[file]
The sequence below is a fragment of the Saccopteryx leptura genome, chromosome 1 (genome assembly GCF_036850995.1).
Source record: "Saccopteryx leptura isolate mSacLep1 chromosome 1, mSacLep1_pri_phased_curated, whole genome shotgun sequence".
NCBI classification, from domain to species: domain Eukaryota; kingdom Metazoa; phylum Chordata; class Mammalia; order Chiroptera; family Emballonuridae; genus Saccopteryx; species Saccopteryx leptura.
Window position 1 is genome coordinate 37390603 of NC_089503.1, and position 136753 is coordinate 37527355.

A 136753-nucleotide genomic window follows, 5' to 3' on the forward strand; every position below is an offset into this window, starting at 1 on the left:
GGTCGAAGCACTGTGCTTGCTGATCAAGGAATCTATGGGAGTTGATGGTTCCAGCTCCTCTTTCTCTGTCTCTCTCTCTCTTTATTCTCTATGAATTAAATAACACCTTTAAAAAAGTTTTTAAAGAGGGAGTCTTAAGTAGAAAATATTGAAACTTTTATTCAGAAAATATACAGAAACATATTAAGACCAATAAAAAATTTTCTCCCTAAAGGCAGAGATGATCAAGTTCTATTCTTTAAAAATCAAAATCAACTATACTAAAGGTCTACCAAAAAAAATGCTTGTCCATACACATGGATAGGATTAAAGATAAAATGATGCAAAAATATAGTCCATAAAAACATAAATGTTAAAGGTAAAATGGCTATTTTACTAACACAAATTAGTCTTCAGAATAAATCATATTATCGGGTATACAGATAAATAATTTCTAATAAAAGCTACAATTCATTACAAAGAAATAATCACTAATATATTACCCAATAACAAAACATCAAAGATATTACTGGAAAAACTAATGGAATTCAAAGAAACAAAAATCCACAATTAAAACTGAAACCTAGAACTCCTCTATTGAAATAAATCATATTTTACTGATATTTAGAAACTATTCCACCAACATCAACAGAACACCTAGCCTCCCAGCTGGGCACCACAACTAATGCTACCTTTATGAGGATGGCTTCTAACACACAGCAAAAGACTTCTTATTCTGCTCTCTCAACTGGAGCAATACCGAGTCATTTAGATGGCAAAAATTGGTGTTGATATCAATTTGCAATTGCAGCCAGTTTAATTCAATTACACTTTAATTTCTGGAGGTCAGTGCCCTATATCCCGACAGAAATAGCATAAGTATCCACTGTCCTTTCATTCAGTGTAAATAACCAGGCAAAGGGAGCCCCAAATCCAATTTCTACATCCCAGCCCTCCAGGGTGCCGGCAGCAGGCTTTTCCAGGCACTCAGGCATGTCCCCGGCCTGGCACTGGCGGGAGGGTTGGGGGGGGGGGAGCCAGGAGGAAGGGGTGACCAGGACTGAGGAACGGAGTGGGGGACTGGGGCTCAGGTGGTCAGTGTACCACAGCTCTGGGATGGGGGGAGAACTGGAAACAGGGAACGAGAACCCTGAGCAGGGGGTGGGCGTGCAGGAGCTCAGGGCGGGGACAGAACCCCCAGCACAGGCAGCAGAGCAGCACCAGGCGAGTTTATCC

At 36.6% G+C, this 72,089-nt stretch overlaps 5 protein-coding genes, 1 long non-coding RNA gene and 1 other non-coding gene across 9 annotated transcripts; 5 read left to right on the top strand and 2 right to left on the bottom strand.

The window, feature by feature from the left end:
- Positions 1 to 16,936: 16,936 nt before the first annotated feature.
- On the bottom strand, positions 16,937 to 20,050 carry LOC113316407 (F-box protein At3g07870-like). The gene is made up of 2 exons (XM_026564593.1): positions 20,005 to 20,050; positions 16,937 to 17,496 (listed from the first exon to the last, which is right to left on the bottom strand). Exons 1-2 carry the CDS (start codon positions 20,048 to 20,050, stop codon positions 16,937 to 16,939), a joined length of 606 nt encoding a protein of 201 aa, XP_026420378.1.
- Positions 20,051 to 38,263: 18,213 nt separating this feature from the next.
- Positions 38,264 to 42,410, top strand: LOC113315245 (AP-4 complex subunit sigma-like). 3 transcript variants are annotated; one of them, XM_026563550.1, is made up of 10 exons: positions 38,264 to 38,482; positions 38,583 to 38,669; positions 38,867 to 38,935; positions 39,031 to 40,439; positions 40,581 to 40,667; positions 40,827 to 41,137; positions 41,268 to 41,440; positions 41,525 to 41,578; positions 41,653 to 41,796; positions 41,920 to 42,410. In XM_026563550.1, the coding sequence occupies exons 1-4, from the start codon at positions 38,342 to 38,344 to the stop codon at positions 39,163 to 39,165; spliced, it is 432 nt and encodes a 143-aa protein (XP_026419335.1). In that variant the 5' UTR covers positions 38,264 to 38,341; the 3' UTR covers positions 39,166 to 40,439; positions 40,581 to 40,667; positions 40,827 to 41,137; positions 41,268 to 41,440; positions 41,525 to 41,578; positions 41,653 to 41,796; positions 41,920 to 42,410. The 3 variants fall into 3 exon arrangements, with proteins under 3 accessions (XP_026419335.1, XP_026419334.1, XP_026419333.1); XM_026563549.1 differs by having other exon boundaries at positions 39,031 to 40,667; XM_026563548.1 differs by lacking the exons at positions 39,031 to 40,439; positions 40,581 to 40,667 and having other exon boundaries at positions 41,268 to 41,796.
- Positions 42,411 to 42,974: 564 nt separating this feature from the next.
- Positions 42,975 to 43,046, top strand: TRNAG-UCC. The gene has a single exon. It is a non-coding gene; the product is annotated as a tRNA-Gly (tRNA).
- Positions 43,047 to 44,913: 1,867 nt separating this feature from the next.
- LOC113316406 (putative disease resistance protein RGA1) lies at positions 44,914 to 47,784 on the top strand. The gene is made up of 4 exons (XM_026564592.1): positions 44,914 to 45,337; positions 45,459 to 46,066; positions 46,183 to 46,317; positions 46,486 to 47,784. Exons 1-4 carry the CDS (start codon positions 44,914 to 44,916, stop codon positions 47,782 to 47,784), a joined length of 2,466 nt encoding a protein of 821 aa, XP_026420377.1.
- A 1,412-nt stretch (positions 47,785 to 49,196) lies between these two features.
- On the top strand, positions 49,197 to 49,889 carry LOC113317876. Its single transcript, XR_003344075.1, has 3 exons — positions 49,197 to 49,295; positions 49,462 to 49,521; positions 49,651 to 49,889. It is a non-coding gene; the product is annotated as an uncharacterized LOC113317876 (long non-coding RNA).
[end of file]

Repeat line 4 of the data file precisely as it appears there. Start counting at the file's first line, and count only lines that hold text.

Window position 1 is genome coordinate 37390603 of NC_089503.1, and position 136753 is coordinate 37527355.